achievement. There were only 68,000 unattached graduate men in their
30s for 88,000 single graduate women in the same age group.

And
the higher-education gap keeps widening. In the past year, the
proportion of degree-educated women aged 25 to 34 rose from 37.7 per
cent to 40.3 per cent, according to the Bureau of Statistics, while for
males the figure remained below 30 per cent, having risen only 0.5 per
cent in the past year.

Although there are similar numbers of
single men and women in their 30s overall - about 370,000 of each across
Australia - half these available men had only high school education, 57
per cent earned $42,000 or less and 95,000 of them were unemployed.

The
high expectations of professional women are a big part of the story.
Many high-achieving women simply are not interested in Mr Average, says
Justin Parfitt, the owner of Australia's fastest growing speed-dating
organisation, Fast Impressions. Parfitt adds: ''They've swallowed the
L'Oreal line: 'Because you're worth it!' There's a real sense of
entitlement.''

He finds many of his female members are determined
to meet only men who are tall, attractive, wealthy and well educated.
They want the alpha males. ''Most of the professional women rarely give
out 'yes' votes to men who aren't similarly successful,'' reports
Parfitt, who struggles to attract enough of these successful men to his
speed-dating events. Sixty per cent of his members are female. Most are
over 30.

During their 20s, women compete for the most highly
desirable men, the Mr Bigs. Many will readily share a bed with the
sporty, attractive, confident men, while ordinary men miss out. As
Whiskey puts it at whiskeysplace.wordpress.com: ''Joe Average Beta Male
is about as desirable to women as a cold bowl of oatmeal.''

Data
from American colleges show 20 per cent of males - the most attractive
ones - get 80 per cent of the sex, according to an analysis by Susan
Walsh, a former management consultant who wrote about the issue on her
dating website, hookingupsmart.com.

That leaves a lot of beta men
spending their 20s out in the cold. Greg, a 38-year-old writer from
Melbourne, started adult life shy and lonely. ''In my 20s, the women had
the total upper hand. They could make or break you with one look in a
club or bar. They had the choice of men, sex was on tap and guys like me
went home alone, red-faced, defeated and embarrassed. The girls only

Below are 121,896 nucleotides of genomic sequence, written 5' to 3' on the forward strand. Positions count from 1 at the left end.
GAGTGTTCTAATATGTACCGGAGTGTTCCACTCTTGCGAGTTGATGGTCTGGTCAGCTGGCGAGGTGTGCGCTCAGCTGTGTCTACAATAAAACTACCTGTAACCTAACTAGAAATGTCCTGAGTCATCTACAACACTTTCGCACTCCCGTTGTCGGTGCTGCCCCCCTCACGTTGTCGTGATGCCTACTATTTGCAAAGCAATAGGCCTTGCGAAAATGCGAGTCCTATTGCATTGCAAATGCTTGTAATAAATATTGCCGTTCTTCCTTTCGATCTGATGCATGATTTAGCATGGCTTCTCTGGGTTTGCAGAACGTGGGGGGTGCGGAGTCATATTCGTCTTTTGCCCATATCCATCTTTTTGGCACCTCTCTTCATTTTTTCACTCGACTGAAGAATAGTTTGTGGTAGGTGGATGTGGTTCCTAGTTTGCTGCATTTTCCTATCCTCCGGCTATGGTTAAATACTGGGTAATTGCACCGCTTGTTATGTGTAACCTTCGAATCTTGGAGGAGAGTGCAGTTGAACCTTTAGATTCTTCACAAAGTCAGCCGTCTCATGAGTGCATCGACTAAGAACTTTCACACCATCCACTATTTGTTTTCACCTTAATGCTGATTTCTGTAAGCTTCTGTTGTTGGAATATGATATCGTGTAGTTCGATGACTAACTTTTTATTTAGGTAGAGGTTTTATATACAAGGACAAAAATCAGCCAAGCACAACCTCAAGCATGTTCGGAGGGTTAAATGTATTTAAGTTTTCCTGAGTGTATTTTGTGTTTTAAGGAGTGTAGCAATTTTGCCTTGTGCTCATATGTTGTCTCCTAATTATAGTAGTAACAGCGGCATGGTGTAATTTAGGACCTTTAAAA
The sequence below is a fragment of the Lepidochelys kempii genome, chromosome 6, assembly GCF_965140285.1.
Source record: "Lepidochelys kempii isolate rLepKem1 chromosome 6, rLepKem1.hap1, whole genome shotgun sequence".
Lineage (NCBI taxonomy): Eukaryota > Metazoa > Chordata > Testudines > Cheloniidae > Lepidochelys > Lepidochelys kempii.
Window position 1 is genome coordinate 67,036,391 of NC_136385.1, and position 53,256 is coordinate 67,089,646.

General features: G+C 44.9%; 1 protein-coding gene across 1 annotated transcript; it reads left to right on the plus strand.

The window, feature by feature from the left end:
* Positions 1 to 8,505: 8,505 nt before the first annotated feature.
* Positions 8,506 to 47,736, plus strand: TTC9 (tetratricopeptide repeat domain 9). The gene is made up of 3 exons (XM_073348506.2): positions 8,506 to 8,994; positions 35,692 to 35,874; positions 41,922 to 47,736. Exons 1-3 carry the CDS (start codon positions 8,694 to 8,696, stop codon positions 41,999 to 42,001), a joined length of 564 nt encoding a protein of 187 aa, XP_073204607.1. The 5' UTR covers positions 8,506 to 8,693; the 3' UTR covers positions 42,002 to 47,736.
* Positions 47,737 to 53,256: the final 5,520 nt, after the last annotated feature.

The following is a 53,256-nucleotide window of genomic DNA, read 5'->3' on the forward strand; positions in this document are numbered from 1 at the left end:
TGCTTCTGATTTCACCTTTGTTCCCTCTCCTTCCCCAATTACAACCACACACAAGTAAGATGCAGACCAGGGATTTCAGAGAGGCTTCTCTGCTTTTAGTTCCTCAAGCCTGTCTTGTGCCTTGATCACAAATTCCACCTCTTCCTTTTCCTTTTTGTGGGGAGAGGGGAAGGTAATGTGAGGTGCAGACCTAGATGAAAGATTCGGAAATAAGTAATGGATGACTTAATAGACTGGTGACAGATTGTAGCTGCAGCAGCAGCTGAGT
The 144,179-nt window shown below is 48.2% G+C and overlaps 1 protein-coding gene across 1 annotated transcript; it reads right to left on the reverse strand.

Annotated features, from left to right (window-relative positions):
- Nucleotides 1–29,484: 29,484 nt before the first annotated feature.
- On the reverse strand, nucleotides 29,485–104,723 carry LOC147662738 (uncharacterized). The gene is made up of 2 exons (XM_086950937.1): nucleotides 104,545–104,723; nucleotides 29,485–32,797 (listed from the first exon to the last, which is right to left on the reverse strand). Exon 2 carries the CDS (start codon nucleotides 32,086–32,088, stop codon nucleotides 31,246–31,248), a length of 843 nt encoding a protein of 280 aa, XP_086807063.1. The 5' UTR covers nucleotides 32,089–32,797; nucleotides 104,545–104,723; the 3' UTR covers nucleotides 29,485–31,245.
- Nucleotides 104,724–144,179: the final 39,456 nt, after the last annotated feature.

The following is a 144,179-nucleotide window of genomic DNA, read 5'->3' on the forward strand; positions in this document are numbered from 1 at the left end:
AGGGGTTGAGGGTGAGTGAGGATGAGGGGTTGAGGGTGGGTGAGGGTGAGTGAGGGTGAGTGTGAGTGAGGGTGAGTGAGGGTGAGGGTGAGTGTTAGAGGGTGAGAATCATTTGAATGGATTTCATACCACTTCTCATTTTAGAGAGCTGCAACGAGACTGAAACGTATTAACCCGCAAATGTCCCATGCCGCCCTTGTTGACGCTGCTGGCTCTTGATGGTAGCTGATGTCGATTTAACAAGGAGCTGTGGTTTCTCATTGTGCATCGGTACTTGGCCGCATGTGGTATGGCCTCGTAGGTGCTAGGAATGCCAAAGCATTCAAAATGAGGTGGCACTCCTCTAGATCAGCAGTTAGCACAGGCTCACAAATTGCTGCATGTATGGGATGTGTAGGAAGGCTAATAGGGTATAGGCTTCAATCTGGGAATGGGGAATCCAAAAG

wanted to go for the cool guys, good looks, outgoing personalities,
money, sporty types, the kind of guys who owned the room, while us quiet
ones got ignored.''

He barely had a date through much of his 20s
and gave up on women. But then he spent time overseas, gained more
confidence, learnt how to dress well and hit his early 30s. ''I suddenly
started to get asked out by women, aged 19 through to 40. The
floodgates burst open for me. I actually dated five women at once,
amazing my flatmates by often bedding three to four of my casual dates
each week. It is a great time as a male in your 30s, when you start
getting more female attention and sex than you could ever have dreamt of
in your 20s.''

That's when some men start behaving very badly -
as the manosphere clearly shows. These internet sites are not for the
faint-hearted. The voices are often crude and misogynist. But they tell
it as they see it. There is Greenlander, an apparently successful
engineer in his late 30s. In his early adult life, he was unable to
''get the time of day from women''. Now he's interested only in women
under 27.

''The women I know in their early 30s are just
delusional,'' he says. ''I sometimes seduce them and sleep with them
just because I know how to play them so well. It's just too easy.
They're tired of the cock carousel and they see a guy like me as the
perfect beta to settle down with before their eggs dry out … when I get
tired of them I just delete their numbers from my cell phone and stop
taking their calls … It doesn't really hurt them that much: at this
point they're used to pump & dump!''

It's easy to dismiss such bile but Greenlander's analysis is echoed by many Australian singles, both male and female.

''It's
wall-to-wall arseholes out there,'' reports Penny, a 31-year-old
lawyer. She is stunned by how hard it is to meet suitable men willing to
commit. ''I'm horrified by the number of gorgeous, independent and